Date: Tue, 9 Jun 1998 09:52:25 -0400 From: "Lerner, Neal" <NLerner at mcp.edu> Subject: FREE 1" Rigid Foam Insulation With the summer temps upon us and the talk about refrigeration, I wanted to give a pitch for some FREE STUFF!! I have quite a bit of blue 1" rigid foam insulation, certainly enough to make a couple of chilling cabinets. You can have it for free if you're willing to come down to the Boston/Brookline area. Let me know. Neal Lerner nlerner at mcp.edu Return to table of contents
Date: Tue, 09 Jun 1998 19:08:46 -0700 From: Kyle Druey <druey at ibm.net> Subject: Hop Drive >Second, whilst I appreciate that you wished to investigate the top >fermenting properties of the yeast, there are only two reasons to skim >the brew: (1) It's climbing over the top of the fermentation bin, and >the wife doesn't understand these things. (2) You want to keep some >yeast for another brew. Other than those, leave it alone, it's as happy >as a pig in muck in its warm sweet wort! Apparently, the Germans seem to think that skimming the ferment is beneficial: "After 12 hours the so called hop drive takes place, in which the rising yeast carries hop resins and trub particles to the surface of the fermentation. If beer is fermenting in open vessels, these particles can be removed using a slotted spoon or scraper. This practice is done within the next 24 hours to ensure a clean fermentation and to minimize the amount of unwanted substances in the harvest yeast." Warner p. 73 I have noticed a difference in beers where the krausen has been skimmed after the "hop drive". Al K has experimented with this and indicates a 15% difference in bitterness (actually, he tested blowoff vesus non-blowoff, but it is basically skimming or not skimming). I now skim the krausen, after the hop drive, only when the krausen head has a lot of crap in it, otherwise I just leave it alone. It was reported here last week by Michael Rose that Pick 'n' Save has 10 gallon Gott coolers for $17.99. I am happy to report that I purchased my 10 gallon cooler at McFrugals for the same price. I talked to the store manager and he indicated this was a one time seasonal item. Walmart sells the same item for $36. Kyle Druey Bakersfield, CA Return to table of contents
Date: Tue, 9 Jun 1998 10:02:57 EDT From: OCaball299 at aol.com Subject: re: Old Wyeast Pack >>Peter Ryan writes: >>Can't locate an email address for Wyeast so that I can tell what I think of >>selling stock to a consumer 14 months after manufacture particularly when >>one of the four keys to successful fermentation is listed on their pack as >>"use the freshest yeast possible". Does anybody have an email address for >>Wyeast? >>I don't have an email address, but their web site is http://www.wyeastlab.com >>Tim Green I've been able to contact them when I've had questions at brewerschoice at wyeastlab.com (WyEast Laboratories) Omar Caballero - Aurora, IL "Live long and prosper" - Mr. Spock ... and have another Homebrew! Return to table of contents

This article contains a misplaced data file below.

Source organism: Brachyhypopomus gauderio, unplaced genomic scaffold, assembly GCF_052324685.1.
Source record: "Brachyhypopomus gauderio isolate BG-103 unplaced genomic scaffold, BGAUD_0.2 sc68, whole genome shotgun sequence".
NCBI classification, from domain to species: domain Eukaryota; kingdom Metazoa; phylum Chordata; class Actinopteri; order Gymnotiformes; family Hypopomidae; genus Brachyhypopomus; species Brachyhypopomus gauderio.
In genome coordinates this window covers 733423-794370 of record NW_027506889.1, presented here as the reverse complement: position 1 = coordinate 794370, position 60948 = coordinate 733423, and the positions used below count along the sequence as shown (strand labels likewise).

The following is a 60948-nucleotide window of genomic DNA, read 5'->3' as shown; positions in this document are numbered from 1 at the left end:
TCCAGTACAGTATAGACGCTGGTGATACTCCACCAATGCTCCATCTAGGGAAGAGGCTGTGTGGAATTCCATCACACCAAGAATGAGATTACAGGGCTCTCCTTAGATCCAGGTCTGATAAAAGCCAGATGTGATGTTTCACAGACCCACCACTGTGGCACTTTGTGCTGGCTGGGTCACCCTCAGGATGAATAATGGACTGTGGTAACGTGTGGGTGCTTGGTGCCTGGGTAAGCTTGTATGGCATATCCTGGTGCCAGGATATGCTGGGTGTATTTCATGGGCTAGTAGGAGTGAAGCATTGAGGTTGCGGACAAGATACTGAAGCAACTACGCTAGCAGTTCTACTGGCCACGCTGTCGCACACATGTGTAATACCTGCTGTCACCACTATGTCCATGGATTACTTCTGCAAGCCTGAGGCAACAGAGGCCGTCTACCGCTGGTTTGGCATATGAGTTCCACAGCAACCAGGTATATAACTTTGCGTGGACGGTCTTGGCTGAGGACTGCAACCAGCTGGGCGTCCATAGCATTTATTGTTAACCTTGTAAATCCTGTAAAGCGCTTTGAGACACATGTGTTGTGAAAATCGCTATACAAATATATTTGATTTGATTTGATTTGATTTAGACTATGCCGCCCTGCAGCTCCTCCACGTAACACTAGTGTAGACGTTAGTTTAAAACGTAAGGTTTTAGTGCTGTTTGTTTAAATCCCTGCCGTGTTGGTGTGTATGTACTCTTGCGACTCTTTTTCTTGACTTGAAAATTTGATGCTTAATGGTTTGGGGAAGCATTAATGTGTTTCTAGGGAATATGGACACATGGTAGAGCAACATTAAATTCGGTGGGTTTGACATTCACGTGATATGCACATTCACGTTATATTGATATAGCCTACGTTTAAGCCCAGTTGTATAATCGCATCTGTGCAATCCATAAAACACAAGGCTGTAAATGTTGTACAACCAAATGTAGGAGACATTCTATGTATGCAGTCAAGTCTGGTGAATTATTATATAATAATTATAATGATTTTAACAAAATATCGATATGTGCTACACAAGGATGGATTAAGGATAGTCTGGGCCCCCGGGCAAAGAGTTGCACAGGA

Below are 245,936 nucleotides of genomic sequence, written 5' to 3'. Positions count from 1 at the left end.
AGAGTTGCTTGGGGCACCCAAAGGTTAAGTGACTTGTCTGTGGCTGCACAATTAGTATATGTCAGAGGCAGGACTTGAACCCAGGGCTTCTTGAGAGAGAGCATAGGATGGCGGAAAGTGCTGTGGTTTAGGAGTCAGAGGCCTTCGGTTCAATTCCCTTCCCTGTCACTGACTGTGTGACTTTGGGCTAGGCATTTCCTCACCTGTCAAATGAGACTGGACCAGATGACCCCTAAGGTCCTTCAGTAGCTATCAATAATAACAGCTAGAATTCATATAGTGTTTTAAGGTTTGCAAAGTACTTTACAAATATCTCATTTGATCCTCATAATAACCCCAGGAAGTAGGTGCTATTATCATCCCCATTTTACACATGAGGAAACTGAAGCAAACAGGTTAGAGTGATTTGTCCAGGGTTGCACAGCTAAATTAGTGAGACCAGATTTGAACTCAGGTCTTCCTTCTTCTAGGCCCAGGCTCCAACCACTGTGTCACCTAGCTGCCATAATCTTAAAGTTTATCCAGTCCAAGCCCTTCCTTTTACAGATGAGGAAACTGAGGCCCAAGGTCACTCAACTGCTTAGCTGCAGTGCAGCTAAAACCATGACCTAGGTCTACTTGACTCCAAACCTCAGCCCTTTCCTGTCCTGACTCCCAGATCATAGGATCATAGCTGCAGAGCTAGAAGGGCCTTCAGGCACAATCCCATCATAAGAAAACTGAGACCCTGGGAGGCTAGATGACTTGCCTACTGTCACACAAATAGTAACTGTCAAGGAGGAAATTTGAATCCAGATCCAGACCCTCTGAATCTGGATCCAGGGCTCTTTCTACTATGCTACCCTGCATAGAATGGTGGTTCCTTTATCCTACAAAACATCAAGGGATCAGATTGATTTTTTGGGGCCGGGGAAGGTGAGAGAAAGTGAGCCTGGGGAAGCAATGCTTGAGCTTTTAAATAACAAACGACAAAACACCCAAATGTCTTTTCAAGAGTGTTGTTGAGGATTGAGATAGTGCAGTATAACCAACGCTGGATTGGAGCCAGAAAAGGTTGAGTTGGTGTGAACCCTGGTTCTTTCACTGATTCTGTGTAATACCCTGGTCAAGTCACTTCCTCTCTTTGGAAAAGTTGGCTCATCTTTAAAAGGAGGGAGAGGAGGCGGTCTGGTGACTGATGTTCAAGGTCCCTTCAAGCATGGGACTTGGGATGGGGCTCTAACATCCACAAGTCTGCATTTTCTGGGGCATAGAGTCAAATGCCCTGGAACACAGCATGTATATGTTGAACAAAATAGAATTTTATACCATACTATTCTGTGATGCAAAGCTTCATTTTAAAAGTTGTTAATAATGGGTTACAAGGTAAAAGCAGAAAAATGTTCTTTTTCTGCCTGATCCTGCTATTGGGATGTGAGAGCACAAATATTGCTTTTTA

Date: Tue, 09 Jun 1998 07:14:06 -0700 From: Charles Hudak <cwhudak at adnc.com> Subject: Not so sour? Micah writes: >Next grip. This is in regard to sour mash brewing. This topic comes up over >and over again. Sour mash brewing is not a way to make psuedo-lambic. It is a >legitimet brewing technique that is often used to produce beers with a very >soft and full mouth feel. Quite the oppposite of a lambic. >How many out there in HBD land have actually tasted a pale or amber ale that >is sour mash? >Likely a small percentage, I am certain. > >Just for the record, A SOURED MASH OR SOURED WORT WILL NOT YEILD A SOURED >BEER ( assuming that the wort is boiled at some point after souring ) > Wrongo b'dongo! I've sourmashed many beers, usually to recreate the sourness of Guiness when making a dry stout. I've also used it for fruit beers to make pseudo lambics. The beer definately WILL be sour...period. Now obviously the degree of sourness depends on the length of the souring rest but trust me, it will get sour. The only batch of beer that I had to toss as a professional brewer was a stout that soured too much and was undrinkable. Boiling will *not *remove the acidity (volatile acidity is somewhat of a misnomer). If your beers are not coming out sour, you are not letting the mash sit long enough. I'd be happy to provide anyone great instructions...tried and true, for souring a mash and I'd be happy to serve Micah a properly soured beer to prove to him that he's wrong. L8R Charles Return to table of contents
Date: Tue, 9 Jun 1998 10:21:09 -0400 From: "Timothy Green" <TimGreen at ix.netcom.com> Subject: RE: Curry Beer In Papazian's book The Home Brewers Companion there is an all grain recipe for what he calls Coconut Curry Hefeweizen. From the looks of the recipe, it contains the major spices found in currys. I ke no judgement as that I have not tried to make or drink it. Tim Green Mead is great... Beer is good... (But beer is much faster) Return to table of contents